Roy Disney (1893 - 1971)
Roy Disney (1893–1971)
as a Navy cadet.

Roy Disney was the younger stepbrother of Walt.

Roy enlisted in the U.S. Navy in 1917.

In 1917, Walt was officially 16 and the oldest looking teenager in the world.

Cadet Roy and "teenage"
Cadet Roy and "teenager"
Walt in 1917.

Naturally, the U.S. Navy required a birth certificate for every enlistee:

In 1917, America entered World War I, and Roy, twenty-four, enlisted in the Navy, eager to join the fighting overseas. That July he was sent for training to the Great Lakes Naval Station just outside Chicago's city limits. As soon as he finished his senior year in high school, Walt packed his bag and visited his brother. Ever the romantic, Roy fueled Walt's curiosity with tales of overseas war stories picked up secondhand from returning vets.
The day he returned to Chicago, Walt made up his mind that he too would enlist. When the local recruiter, skeptical of Walt's age, asked to see his birth certificate, Walt wrote to Chicago's Cook County Hall of Records requesting a copy. A week later, by return mail, he received an official-looking document stating that the Hall of Records had no birth certificate for any Walt Disney born on or around December 5, 1901. (Eliot, Walt Disney: Hollywood's Dark Prince, pp. 153-154).

Walt could not enlist in the Navy because of the lack of a birth certificate so he enlisted in the Ambulance Corps instead.

17-year-old Walt in 1918.
17-year-old Walt in 1918.

The authorized biographies of Walt say that he was "too young" to join the U.S. Navy so he settled for the Ambulance Corps.

This is the oldest looking 17-year-old in the world.

Of course, Walt looks about 26, which was his real age in 1917.

17-year-old Walt in front of his ambulance in France in 1918.
In 1918, the "17-year-old" Walt
drove an ambulance in France.

In 1925, Walt Disney married Lillian Bounds—a 26-year-old girl from Idaho—who worked at the Disney studios in Burbank as an inker.

The wedding photo of
The wedding photo of
Walt and Lillian.

The wedding of Walt and Lillian took place on July 13, 1925, at Lewiston, Idaho.

The U.S. Walt was a balding 24-years-old, while the bride was 26-years-old.

Walt forgot to wear his wig on his wedding day!!

Walt married 26-year-old Lillian Bounds
Walt Disney married 26-year-old Lillian Bounds
on July 13, 1925, in Lewiston, Idaho.

By using a toupée, Walt really did find the fountain of youth that his ancestors were looking for in Florida.

Walt Disney and MI6
Walt Disney and MI6 spy
Charlie Chaplin in 1939.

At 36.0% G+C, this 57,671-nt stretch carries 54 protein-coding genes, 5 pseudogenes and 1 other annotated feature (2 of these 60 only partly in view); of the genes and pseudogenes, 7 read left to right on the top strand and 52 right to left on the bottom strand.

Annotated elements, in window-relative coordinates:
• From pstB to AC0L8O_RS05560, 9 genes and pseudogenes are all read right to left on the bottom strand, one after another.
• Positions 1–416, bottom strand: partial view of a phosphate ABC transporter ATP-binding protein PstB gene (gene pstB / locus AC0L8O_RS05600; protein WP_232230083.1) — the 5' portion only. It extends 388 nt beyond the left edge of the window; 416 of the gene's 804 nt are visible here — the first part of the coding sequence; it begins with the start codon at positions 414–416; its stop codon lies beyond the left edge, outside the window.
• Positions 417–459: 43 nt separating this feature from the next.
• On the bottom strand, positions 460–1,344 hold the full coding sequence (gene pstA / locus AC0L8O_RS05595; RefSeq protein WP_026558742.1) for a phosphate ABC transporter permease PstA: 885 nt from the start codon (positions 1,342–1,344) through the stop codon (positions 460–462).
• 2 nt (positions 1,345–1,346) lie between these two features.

Walt always wore a hat when he was not wearing his trademark toupée.

Like President Roosevelt in the wheelchair, nobody was allowed to photograph him without his trademark toupée or hat.

Walt in front of the Disney Studio in 1930.
Walt in front of the Disney Studio in 1930.

Behind every legend there is a real talent so the man who brought the Disney legend to life was named Ubbe Iwerks. Ubbe's ancestors came from Germany, and in 1926 he changed his first name to Ub.

Ub Iwerks (1901 - 1971).
Ub Iwerks (1901–1971).

Ub Iwerks (pronounced eye-works) was born in Kansas City in 1901.

Ub was the creative genius behind Walt Disney Studios and he created the Mickey Mouse cartoon character.

In May of 1924, Ub joined Walt and Roy in California, and from that time onward Walt quit drawing cartoons.


Walt Disney and Ub Iwerks in 1928.
Walt Disney and Ub Iwerks in 1928.

Walt knew that he was a terrible artist so he left the technical part of running the studios to Ub Iwerks:

From the outset, Ubbe was the highest-paid artist on the staff (including Walt) and became the top animator. From this point on, Walt would no longer animate. A short time later, fellow Laugh-O-gram animators Hugh Harman and Rudy Ising closed down their Arabian Nights Studio to make the trek to join Walt, Roy, and Ubbe.(Leslie Iwerks, The Hand Behind the Mouse, p. 30).

In order to succeed in business without really trying, all Walt had to do was smile; capitalize on the Disney name, and the fact that he had the full backing of the Jesuits and the Spanish Inquisition!!

Walt Disney and MI6 spy Roald Dahl

Roald Dahl was a ruthless British RAF officer who headed the British spy ring in Washington City. Anybody who refused to join the British in their phony war with Germany was targeted for elimination by Dahl.

Dahl also worked with the Pentagon in coordinating the assassination of President Roosevelt. In 1942, Dahl traveled to Hollywood to meet Walt and Roy Disney. Dahl wanted Disney to turn his book The Gremlins into a movie: